The point is that it’s one closure – the $f->( $f ) bit is tucked away. And since the bit we tucked away doesn’t depend on anything in the inner scope, it can be factored out by currying and passing it in.

print sub {
    my ( $f1 ) = @_;
    sub {
        my ( $rec ) = @_;
        sub {
            my ( $n ) = @_;
            $n < 2 ? 1 : $n * $rec->( $n - 1 );
        }
    }->( sub { $f1->( $f1 )->( @_ ) } )
}->( sub {
    my ( $f2 ) = @_;
    sub {
        my ( $rec ) = @_;
        sub {
            my ( $n ) = @_;
            $n < 2 ? 1 : $n * $rec->( $n - 1 );
        }
    }->( sub { $f2->( $f2 )->( @_ ) } )
} )->( 10 );

Having fun yet? But take careful note of what happened here. Look at the inner scope:

sub {
    my ( $rec ) = @_;
    sub {
        my ( $n ) = @_;
        $n < 2 ? 1 : $n * $rec->( $n - 1 );
    }
}

That looks just like what we want! Note too that it doesn’t contain any mention of $f – that means the outer and inner layer of the big monstrosity above are completely independent of each other. So – wait for it… – we can pass the inner layer in!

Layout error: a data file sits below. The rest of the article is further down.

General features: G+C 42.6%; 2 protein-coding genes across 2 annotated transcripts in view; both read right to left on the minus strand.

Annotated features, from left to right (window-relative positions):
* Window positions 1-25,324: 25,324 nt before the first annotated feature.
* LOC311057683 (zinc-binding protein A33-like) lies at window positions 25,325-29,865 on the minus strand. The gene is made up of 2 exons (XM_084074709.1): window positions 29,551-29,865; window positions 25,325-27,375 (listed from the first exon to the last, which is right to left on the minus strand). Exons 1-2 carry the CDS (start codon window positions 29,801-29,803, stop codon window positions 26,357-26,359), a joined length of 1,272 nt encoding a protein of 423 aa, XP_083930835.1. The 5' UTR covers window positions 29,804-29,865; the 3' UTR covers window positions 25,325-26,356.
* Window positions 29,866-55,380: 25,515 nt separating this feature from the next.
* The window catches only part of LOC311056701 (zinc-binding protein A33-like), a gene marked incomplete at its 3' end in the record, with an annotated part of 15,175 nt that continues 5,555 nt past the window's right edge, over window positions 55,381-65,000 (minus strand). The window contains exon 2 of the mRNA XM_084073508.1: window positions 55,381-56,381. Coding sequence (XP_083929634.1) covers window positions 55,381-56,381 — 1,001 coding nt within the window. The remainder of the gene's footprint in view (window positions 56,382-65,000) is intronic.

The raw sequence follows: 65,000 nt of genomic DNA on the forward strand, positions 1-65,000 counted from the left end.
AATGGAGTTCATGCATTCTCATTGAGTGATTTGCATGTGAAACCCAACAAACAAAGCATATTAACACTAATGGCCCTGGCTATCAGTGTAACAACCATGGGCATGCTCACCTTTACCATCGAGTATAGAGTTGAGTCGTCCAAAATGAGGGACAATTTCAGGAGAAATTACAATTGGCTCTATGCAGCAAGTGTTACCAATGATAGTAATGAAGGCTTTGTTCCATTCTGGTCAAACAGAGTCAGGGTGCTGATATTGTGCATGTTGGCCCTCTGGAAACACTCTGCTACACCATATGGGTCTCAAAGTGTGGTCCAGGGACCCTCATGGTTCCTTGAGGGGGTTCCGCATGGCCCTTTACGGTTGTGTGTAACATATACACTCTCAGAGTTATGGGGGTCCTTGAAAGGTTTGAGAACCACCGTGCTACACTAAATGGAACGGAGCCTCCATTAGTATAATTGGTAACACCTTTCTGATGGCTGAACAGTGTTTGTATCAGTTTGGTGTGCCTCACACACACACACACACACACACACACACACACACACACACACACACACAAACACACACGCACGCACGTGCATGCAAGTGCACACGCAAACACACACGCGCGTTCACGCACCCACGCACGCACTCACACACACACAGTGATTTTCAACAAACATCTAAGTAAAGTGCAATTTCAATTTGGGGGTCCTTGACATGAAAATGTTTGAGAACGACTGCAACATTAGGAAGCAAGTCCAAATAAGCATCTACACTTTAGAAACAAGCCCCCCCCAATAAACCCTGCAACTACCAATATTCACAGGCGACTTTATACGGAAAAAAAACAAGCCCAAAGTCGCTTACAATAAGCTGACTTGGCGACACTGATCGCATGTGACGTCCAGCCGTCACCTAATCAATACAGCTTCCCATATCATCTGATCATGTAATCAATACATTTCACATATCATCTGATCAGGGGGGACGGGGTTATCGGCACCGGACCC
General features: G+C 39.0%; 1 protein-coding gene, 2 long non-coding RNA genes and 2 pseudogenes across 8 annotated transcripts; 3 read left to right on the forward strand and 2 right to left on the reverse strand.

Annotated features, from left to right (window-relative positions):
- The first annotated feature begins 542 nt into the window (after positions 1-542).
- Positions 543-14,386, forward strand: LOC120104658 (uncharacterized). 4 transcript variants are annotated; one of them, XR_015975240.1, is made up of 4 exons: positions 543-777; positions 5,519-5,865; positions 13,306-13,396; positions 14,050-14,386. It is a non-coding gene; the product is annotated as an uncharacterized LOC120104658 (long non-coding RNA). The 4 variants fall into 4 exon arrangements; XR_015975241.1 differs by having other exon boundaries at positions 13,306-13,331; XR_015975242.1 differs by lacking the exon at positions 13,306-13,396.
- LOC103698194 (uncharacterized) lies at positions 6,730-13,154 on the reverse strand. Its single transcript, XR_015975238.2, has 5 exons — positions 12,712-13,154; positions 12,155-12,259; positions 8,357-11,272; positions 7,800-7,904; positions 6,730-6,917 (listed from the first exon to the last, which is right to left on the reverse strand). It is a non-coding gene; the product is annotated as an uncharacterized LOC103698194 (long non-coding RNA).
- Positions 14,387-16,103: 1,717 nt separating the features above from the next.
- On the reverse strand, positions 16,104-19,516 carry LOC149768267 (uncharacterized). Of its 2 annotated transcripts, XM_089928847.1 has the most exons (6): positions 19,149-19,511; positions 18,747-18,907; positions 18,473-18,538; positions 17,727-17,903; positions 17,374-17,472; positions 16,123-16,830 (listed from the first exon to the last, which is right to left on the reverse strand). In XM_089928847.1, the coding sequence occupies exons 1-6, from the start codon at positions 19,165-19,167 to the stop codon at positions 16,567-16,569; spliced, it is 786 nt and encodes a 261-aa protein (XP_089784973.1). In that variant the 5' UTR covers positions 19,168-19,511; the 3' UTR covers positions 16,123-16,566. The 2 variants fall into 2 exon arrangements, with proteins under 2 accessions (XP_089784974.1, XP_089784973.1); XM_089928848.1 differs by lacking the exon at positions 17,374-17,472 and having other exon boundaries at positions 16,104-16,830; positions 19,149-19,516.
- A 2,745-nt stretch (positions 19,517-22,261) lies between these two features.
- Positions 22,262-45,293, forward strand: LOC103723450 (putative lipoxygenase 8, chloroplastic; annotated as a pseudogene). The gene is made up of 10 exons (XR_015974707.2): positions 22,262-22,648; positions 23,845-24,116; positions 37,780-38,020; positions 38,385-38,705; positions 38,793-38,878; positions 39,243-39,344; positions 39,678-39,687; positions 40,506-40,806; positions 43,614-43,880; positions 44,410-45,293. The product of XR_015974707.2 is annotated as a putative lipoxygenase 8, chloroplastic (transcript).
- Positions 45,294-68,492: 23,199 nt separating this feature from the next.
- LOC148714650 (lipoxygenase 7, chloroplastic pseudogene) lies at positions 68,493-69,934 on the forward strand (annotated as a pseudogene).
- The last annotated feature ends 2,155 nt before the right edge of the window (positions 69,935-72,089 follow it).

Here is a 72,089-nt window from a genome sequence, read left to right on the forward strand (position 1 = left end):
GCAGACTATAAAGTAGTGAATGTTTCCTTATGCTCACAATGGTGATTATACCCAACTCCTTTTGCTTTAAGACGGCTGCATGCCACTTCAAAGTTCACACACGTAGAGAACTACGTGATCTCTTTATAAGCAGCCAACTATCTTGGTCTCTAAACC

print sub {
    my ( $curried_rec ) = @_;
    sub {
        my ( $f1 ) = @_;
        $curried_rec->( sub { $f1->( $f1 )->( @_ ) } )
    }->( sub {
        my ( $f2 ) = @_;
        $curried_rec->( sub { $f2->( $f2 )->( @_ ) } )
    } )
}->( sub {
    my ( $rec ) = @_;
    sub {
        my ( $n ) = @_;
        $n < 2 ? 1 : $n * $rec->( $n - 1 );
    }
} )->( 10 );

And there it is: the Y-combinator. Up there in the first anonymous function. We have completely separated the recursion-handling bits from the recursive function itself. Extracting it, we get the following:

sub Y {
    my ( $curried_rec ) = @_;
    sub {
        my ( $f1 ) = @_;
        $curried_rec->( sub { $f1->( $f1 )->( @_ ) } )
    }->( sub {
        my ( $f2 ) = @_;
        $curried_rec->( sub { $f2->( $f2 )->( @_ ) } )
    } )
}

We keep that as a utility function which lets us inline the recursive function quite straightforwardly:

print Y( sub {
    my ( $rec ) = @_;
    sub {
        my ( $n ) = @_;
        $n < 2 ? 1 : $n * $rec->( $n - 1 );
    }
} )->( 10 );

And we’re done.